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Zoukei Moura Bf-109 G-14 a Non-Hartmann Build 1/32 Scale


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Hi Everyone,

      Been a while since I worked on an LSP...   So, I decided to jump in on this kit a week or so after I received it.  I'm a minimalist when it comes to unseen detail.  Moreover, I hate it when I do interior parts and have difficulties closing it up.


For those curious...   there are all the parts you need in the box to turn out a G-6 Trop.


I have no problem with Hartmann.  But I have chosen a different scheme:



Thankfully somebody from the IL-2 skinning forums has saved me the trouble of color interpretation.




I have some HGW belts on the way...   but not the new ones they just released.


I started with the engine...   skipping all of the parts that aren't required to to keep the propeller and exhaust stubs in place.



Unlike every other 109 model I've ever built, the heat shields are attached to the engine block.  Pretty novel.




However, I was to discover today that I needed to add two pieces of tubing which will pass through the firewall and support the engine in it's place.


I started the cockpit today.   There are some decals to help make it more detailed.  Sadly, detail painting is not one of my strengths. 


I was surprised that there was no PE with the kit.  Thankfully fit is excellent and you never have to guess about correct angles.  Here is my miserable painting so far.






You may notice something that looks like an ammo belt...   And, it is.  But it will never be seen.


Anyway....    that's where I am now.


Happy modelling!


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3 minutes ago, Dpgsbody55 said:

Me 4 :popcorn:.


BTW, I've seen pics recently that suggest those exhaust shields were attached to the engine, as depicted in this kit.






That's interesting to know.  It's really nice to be working on a quality kit instead of trying to bash together a Revell mess.

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Hopefully there’s a way to get the exhausts in to position after painting. My kit arrived yesterday and like you I wont be doing the included scheme. I might go Italian with mine.  Pretty sure the stuff is in there to do a G-6 through to G-14 to my not so exacting standards of super accuracy.

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Welcome back, friends!

     Earlier I wrote about the need to add two more parts to the engine so that it can be cemented to the firewall.

They are indicated by red lines.  Also notice that I painted the exhaust stub area black.



Decals...   Decals are what turn this plain cockpit into something more interesting.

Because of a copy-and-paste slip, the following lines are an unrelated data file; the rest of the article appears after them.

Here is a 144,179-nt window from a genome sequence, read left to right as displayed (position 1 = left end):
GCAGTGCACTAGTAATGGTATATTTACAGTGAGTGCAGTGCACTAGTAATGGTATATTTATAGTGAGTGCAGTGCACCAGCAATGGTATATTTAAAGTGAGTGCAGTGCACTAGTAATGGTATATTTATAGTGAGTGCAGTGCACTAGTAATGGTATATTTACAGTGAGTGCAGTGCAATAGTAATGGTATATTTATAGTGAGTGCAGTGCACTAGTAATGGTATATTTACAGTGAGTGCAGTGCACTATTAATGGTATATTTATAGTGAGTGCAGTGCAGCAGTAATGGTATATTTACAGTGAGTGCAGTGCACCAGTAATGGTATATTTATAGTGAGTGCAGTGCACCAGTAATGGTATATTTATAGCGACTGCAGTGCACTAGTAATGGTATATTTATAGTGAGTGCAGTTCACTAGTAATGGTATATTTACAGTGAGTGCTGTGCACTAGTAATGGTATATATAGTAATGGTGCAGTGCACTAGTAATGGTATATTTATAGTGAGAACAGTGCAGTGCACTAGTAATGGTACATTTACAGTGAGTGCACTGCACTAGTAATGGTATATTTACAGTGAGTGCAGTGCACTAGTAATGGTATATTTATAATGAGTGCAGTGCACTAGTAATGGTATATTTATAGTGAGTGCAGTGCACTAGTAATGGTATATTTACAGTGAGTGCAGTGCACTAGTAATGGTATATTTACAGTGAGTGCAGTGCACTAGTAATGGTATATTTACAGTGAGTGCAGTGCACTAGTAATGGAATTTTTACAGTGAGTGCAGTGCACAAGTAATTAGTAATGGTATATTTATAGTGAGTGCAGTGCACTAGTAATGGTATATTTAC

There are red indicator lights next to each switch.  But they aren't very visible.  But they really shouldn't be...   unless there is a problem.  Notice the area with the red bracket overhead.   That area is very softly molded, making it difficult to distinguish the wires in the bundle.  Note here that instead of using silver paint, I'm trying the Nightshift way by using a light shade of gray.



The oxygen system has it's own gauges.


This is a poor photo of the throttle.  It too has a decal.  I'm gonna have to dig out the wife's Olympus.  This phone is clearly limited when it comes to detail shots.




The seat and floor.   I was given some great photos of a chipped plywood seat bucket by Martin.  But I didn't use the idea as I was feeling too lazy and didn't want to have to explain it every time somebody asked about it.




And finally...

The IP


Sadly, I didn't get everything to line up correctly before it dried.   I just couldn't see it correctly until I applied the matte coat.    I used UV gel to give the indicators a glassy finish.  I imagine it won't be noticeable once tucked into the fuselage.


The kit gives you various ways to finish the IP.  You can use the large decals like I have done.  Or, you can use smaller decals which cover each lens and control separately, or you can paint the whole damn thing by yourself.  Either way, you end up with some left-over gauge decals for another 109 project.


The seat belts haven't arrived yet.  So I will turn to the U/C and wings to keep moving.



Happy modelling!


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Saturday part II.  Went a little further on the interior while leaving room to add the belts....    and started on a wing


The engine bearers and tubing attaches to the firewall at 6 points.



Here it is dry-fitted.




I have never done a wing like this before.  Everything fits to the inner framing.  And goes on in panels and pieces.  Even some of the control linkage is shown.  I have decided to do the wings complete according to the directions.



ZM has done an admirable job of keeping ejector pin marks out of the way.  But I guess it was inevitable.



I must admit that I am a bit worried about getting it together smoothly.


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